Terrifying is not a word I’d use to describe myself. I don’t even think it’s a word most other people would use to describe me. But I guess it all depends on your perspective.
I was in East Tampa, Florida a few weeks before the primary, to assess the state’s new election laws, which add prohibitively onerous requirements to anyone who wants to register voters there. I was looking for people who register voters, and the people they sign up, to try to understand how the legislation will affect things on the ground.
East Tampa was a good place to start, because people are still registering voters there: it’s one of a number of jurisdictions where the Voting Rights Act of 1965 requires the federal government to approve any changes to election laws.
It was Monday morning, Martin Luther King Day. The community was getting ready for its annual parade. And Yvette — an African American woman who has registered hundreds of voters in the last couple of years — was planning a voter registration drive in a high school parking lot near the end of the parade route.
When I got to the school, Yvette wasn’t there yet. But a group of black sorority sisters, who were also planning to register voters, were. I introduced myself to one, and asked a few vague questions about their plans. I didn’t get many answers. But I didn’t think much of it.
Until I got the call from Yvette.
She had arrived while I was out with a camera crew, shooting street scenes around the parade route.
She asked me where I was, then barely waited for my answer before she said: “You scared them. You scared them so bad!”
I was perplexed. Who had I scared?
The sorority sisters.
“I got out of the car,” Yvette went on, “and they came running over and said ‘there’s a white lady who was looking for you. Asking about us registering voters.” “I had to tell them ‘she’s alright. She’s with me. She’s alright.”
I felt terrible. But I was also confused. I hadn’t tried to interview them on tape or on camera. I didn’t even have a notebook. The questions I’d asked were hardly probing. And come on, I work for the ACLU. As for the white part, well, it’s true. And according to Yvette, anyway, that was the problem.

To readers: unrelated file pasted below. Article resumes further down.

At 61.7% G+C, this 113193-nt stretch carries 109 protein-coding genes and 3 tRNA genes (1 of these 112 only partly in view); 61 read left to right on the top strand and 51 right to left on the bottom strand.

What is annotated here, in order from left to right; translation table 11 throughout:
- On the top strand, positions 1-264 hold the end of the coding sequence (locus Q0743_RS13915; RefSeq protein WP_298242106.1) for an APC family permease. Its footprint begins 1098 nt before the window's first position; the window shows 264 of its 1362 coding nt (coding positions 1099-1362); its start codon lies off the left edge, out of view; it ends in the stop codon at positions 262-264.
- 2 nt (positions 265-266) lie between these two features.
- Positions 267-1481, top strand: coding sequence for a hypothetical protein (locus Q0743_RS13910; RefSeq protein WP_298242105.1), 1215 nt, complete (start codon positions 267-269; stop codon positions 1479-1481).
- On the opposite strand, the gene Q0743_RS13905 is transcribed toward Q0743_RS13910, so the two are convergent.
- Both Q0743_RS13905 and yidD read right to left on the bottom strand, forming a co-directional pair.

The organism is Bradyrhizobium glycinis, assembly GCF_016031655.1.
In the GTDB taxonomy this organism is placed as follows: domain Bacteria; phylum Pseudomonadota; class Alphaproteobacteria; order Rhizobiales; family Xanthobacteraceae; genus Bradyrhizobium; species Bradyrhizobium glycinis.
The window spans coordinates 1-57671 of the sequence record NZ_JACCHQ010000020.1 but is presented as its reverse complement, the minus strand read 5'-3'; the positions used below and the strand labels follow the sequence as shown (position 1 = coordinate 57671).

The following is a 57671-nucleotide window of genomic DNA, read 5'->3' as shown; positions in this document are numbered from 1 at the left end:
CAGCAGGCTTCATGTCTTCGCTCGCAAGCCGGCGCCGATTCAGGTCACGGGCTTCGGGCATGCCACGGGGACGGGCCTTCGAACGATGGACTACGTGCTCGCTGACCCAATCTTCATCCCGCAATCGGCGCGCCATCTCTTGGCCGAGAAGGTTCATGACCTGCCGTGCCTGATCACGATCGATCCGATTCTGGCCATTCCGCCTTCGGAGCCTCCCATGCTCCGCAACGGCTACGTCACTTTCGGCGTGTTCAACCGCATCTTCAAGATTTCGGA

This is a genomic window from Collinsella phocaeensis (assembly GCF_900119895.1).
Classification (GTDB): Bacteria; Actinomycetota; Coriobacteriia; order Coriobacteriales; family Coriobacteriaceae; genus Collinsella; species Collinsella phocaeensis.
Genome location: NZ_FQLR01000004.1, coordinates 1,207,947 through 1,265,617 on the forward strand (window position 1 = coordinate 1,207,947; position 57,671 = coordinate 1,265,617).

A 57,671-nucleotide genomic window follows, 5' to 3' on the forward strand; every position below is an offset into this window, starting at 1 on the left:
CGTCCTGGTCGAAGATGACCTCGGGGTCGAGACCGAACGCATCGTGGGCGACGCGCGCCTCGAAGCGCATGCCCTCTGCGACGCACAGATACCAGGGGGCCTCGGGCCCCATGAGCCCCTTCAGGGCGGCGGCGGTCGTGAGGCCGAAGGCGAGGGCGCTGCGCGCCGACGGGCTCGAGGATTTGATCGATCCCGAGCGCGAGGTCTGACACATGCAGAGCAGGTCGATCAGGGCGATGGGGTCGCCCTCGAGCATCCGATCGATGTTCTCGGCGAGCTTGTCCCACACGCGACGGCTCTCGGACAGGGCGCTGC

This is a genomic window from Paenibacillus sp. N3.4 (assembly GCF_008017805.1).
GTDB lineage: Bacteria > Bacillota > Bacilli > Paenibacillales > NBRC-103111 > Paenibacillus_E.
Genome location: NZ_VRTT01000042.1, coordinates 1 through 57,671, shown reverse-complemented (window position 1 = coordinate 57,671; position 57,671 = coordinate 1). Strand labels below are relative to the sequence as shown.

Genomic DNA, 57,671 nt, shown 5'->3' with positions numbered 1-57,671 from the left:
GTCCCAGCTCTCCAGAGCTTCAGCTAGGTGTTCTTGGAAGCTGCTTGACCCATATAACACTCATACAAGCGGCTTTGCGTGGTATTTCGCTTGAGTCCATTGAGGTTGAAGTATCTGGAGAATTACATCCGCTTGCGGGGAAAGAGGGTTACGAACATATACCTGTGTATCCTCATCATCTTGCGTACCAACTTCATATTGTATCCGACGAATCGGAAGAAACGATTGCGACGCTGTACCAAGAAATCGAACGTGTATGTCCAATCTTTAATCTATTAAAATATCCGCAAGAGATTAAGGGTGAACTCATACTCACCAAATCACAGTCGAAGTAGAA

“That’s what white folks have done to black people down here.”
I hadn’t felt that there before. The day before, I’d been warmly welcomed in an African-American church. And I’d walked around the Black Heritage Festival downtown for several hours, talking to people. But at church, I’d been introduced by the pastor. And at the Festival, I’d been with Yvette and her friend, another African-American woman. Maybe with somebody vouching for me, people were just too polite to tell me I was scary.
Race did come up a lot that weekend, and not just in the context of registering voters. The local cameraman I hired — who is white — called me the night before the shoot, to ask if it was safe to bring his equipment to the parade. He prefaced the question with the caveat that he didn’t want to sound racist — and followed it with a story of his mother getting caught up in race riots.
Jay-walking across an empty downtown street with Yvette, she teased her friend that they could get arrested for that kind of behavior. Her friend’s answer? “Well, maybe not with the white lady here.”
That there’s deeply ingrained mistrust on both sides is hardly news. But it’s disturbing for a whole host of reasons, not least because of its implications for voter registration.
Making it hard for third parties to register voters may not sound like a big deal. But the data shows African-Americans and Latinos are far more likely than whites to register through voter registration drives, which are often hosted by third parties like the League of Women Voters or the NAACP. (The new rules are so tough that the League of Women Voters has stopped working in Florida.) As Yvette and her friends told me repeatedly, no white person — no matter how well-meaning — will convince an African-American in East Tampa to register to vote.
Not counting my camera crew or police officers, the only white people I saw in East Tampa that day were two representatives of the county elections office and three Obama supporters.